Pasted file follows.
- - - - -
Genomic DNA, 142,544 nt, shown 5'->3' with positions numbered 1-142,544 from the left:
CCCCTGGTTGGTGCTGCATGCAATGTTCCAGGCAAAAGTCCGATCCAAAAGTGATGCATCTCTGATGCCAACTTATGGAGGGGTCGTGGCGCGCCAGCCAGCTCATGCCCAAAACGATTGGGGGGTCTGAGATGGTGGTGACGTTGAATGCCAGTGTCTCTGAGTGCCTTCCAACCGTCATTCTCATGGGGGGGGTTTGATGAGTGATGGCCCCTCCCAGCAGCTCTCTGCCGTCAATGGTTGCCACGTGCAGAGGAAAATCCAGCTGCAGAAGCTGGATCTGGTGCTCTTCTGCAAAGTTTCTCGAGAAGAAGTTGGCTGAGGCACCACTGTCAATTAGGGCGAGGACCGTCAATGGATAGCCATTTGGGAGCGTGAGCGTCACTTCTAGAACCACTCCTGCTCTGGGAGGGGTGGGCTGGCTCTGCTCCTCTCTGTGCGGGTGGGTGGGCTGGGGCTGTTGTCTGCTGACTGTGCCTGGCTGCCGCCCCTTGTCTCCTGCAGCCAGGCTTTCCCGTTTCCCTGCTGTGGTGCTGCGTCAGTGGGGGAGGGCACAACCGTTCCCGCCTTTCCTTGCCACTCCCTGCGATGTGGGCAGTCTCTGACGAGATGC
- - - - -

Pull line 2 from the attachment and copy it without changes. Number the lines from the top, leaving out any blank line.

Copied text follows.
CCCCTGGTTGGTGCTGCATGCAATGTTCCAGGCAAAAGTCCGATCCAAAAGTGATGCATCTCTGATGCCAACTTATGGAGGGGTCGTGGCGCGCCAGCCAGCTCATGCCCAAAACGATTGGGGGGTCTGAGATGGTGGTGACGTTGAATGCCAGTGTCTCTGAGTGCCTTCCAACCGTCATTCTCATGGGGGGGGTTTGATGAGTGATGGCCCCTCCCAGCAGCTCTCTGCCGTCAATGGTTGCCACGTGCAGAGGAAAATCCAGCTGCAGAAGCTGGATCTGGTGCTCTTCTGCAAAGTTTCTCGAGAAGAAGTTGGCTGAGGCACCACTGTCAATTAGGGCGAGGACCGTCAATGGATAGCCATTTGGGAGCGTGAGCGTCACTTCTAGAACCACTCCTGCTCTGGGAGGGGTGGGCTGGCTCTGCTCCTCTCTGTGCGGGTGGGTGGGCTGGGGCTGTTGTCTGCTGACTGTGCCTGGCTGCCGCCCCTTGTCTCCTGCAGCCAGGCTTTCCCGTTTCCCTGCTGTGGTGCTGCGTCAGTGGGGGAGGGCACAACCGTTCCCGCCTTTCCTTGCCACTCCCTGCGATGTGGGCAGTCTCTGACGAGATGC